Battle of South Mountain (northern field of battle) (Photo credit: Wikipedia)
This book is about the Civil War battle of South Mountain, on September 14, 1862. This was part of Lee’s first invasion of the North with the Army of Northern Virginia, and it marks the time when the operation went from bold stroke to a scramble for survival for Lee.
If you look at this map of the area of Frederick, MD, you can follow the strategic positon. Early in September Lee had moved across the Potomac to Frederick after driving the Union army back to Washington DC after the battles of Second Bull Run and Chantilly. His initial plan was to move further north, rallying southern sympathizers in Maryland and garnering political points to possibly gain European intervention.
As he rested at Frederick, the Union garrison at Harper’s Ferry began to draw his attention. It sat behind him, on his line of communications south. He decided to take it out. This was the first mistake – if the goal is to move north, taking your eyes off the main army and scattering yours is a dangerous mistake. Lee was counting on the Union army to remain inactive.
His plan was to break his army into five parts and use three of them to surround Harper’s Ferry. The other two would cover the rear – D. H. Hill‘s division at South Mountain and Longstreet at Hagerstown against anything coming from the north. This was another mistake – the position at South Mountain was the more critical and most exposed to danger. It should have had the larger force.
The Army of the Potomac was quickly reorganized under McClellan who showed his usual energy and efficiency that was always present in him except when in contact with the enemy. He marched them out to meet Lee and arrived at Frederick on September 12 to find him gone. Now at this point, McClellan had already made the risk of any move North by Lee too dangerous. From Frederick, he could move on interior lines or cut his lines of communication. If Lee attacked him directly, the hills to the west of town made a good defense.
But then McClellan had a stroke of luck – soldiers found a misplaced copy of Lee’s entire march plan. McClellan thus knew that Lee’s army was scattered and that he was closer to the forces attacking Harper’s Ferry or holding the center than Lee’s other forces were. Lee himself knew nothing of this, because his cavalry under Stuart were doing an unbelievably poor job of scouting and delaying the Union forces. So on the 13th, when Hill saw two-thirds of the Union army approaching his positon, it was a shock indeed.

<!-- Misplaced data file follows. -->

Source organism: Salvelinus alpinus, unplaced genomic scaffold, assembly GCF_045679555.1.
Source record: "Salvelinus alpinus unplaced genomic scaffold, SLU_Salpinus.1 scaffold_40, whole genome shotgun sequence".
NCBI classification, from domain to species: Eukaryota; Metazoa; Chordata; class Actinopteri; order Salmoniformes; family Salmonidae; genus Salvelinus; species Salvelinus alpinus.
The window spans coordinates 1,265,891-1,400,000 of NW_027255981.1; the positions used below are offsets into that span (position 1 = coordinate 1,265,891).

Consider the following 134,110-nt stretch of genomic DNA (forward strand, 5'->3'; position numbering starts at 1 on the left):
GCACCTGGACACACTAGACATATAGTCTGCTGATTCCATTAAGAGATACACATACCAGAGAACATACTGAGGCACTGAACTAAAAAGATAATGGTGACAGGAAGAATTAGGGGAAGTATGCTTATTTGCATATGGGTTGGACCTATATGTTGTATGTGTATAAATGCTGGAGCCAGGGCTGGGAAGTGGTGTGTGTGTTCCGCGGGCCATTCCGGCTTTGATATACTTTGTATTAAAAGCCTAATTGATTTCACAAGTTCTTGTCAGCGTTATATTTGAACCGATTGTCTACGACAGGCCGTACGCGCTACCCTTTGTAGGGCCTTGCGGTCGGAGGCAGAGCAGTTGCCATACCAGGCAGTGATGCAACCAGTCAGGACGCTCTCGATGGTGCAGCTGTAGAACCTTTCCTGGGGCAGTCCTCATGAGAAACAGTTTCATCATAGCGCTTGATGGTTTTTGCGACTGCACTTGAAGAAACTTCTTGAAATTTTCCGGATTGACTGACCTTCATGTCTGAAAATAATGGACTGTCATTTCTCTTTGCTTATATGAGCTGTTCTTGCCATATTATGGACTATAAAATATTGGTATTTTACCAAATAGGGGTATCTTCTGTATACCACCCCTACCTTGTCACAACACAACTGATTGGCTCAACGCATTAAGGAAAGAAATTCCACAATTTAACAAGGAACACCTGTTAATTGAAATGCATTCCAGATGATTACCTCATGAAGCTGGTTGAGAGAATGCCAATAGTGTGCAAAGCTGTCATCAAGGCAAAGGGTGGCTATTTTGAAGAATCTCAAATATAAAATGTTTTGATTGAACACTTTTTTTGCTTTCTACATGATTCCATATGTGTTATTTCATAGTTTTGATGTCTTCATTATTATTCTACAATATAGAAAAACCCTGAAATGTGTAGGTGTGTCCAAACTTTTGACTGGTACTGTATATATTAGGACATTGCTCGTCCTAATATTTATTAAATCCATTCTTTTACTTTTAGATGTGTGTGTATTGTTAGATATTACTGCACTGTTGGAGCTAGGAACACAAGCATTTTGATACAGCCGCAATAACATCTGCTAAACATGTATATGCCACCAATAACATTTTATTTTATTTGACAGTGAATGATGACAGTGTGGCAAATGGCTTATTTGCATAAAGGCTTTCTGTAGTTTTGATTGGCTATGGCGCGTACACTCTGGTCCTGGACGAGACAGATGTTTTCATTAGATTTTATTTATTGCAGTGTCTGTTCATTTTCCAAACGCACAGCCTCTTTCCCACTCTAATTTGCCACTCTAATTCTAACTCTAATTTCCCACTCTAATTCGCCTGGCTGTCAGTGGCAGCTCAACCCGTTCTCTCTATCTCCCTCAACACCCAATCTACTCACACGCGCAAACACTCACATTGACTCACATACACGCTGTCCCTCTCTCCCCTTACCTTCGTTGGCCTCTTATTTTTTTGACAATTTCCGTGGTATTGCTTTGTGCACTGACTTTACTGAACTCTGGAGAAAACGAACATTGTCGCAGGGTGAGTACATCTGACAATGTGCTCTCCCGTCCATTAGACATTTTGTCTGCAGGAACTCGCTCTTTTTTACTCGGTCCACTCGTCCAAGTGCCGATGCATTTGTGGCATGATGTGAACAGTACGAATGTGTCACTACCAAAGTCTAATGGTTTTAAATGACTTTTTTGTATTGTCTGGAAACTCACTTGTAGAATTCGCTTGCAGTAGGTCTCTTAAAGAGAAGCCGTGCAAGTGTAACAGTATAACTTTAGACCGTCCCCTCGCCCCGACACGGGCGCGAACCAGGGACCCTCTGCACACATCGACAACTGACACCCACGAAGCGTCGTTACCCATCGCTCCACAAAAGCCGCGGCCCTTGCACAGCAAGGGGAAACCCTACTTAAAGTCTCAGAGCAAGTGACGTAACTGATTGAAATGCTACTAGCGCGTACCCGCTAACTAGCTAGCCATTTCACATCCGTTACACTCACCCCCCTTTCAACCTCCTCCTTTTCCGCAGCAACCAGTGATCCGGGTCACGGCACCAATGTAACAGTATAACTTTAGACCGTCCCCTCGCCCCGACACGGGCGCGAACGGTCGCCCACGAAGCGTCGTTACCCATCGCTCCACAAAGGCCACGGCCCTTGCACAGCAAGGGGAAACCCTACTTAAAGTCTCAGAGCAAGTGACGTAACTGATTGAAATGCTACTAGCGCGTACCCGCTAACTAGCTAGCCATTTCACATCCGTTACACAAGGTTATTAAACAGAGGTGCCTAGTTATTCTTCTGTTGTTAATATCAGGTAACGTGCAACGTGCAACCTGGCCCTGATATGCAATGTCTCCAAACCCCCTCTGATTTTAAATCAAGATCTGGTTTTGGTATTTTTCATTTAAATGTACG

South Mountain is a considerable hill, so the defense had an advantage.man for man, but that was not nearly enough to overcome the weight of Union force. The defenders of Crampton’s Gap to the south were routed, the forces at Fox’ Gap were crushed and pushed back, and the main pass at Turner’s Gap was closely pressed and flanked. Several of the defending units suffered severe losses. Lee had to fall back at night to avoid a worse defeat the next day. McClellan had broken the center of his position, and Lee retired towards the Potomac.
Lee then found out that Harper’s Ferry was about to surrender and decided to unite his army for a final battle at Sharpsburg. This was his last mistake of the campaign, because there was no real chance of a decisive victory coming out of it – even a victory would let the Union fall back out South Mountain and defend there. And the poor condition of his own army made that victory unlikely, where a defeat with his back to the Potomac could be a disaster.
But Little Mac managed to take three days to advance to the battle, and though he managed to grind up Lee in the bloodiest day of the entire war and defeat him, he could not crush him, and the Army of Northern Virginia retired to fight again.
To the Union Army, South Mountain was a tonic – it was the first victory they had had in months and gave them the confidence that on their home turf they could match the Confederates and drive them off. This confidence carried on to Sharpsburg and to Gettysburg the next year, which ended the invasions.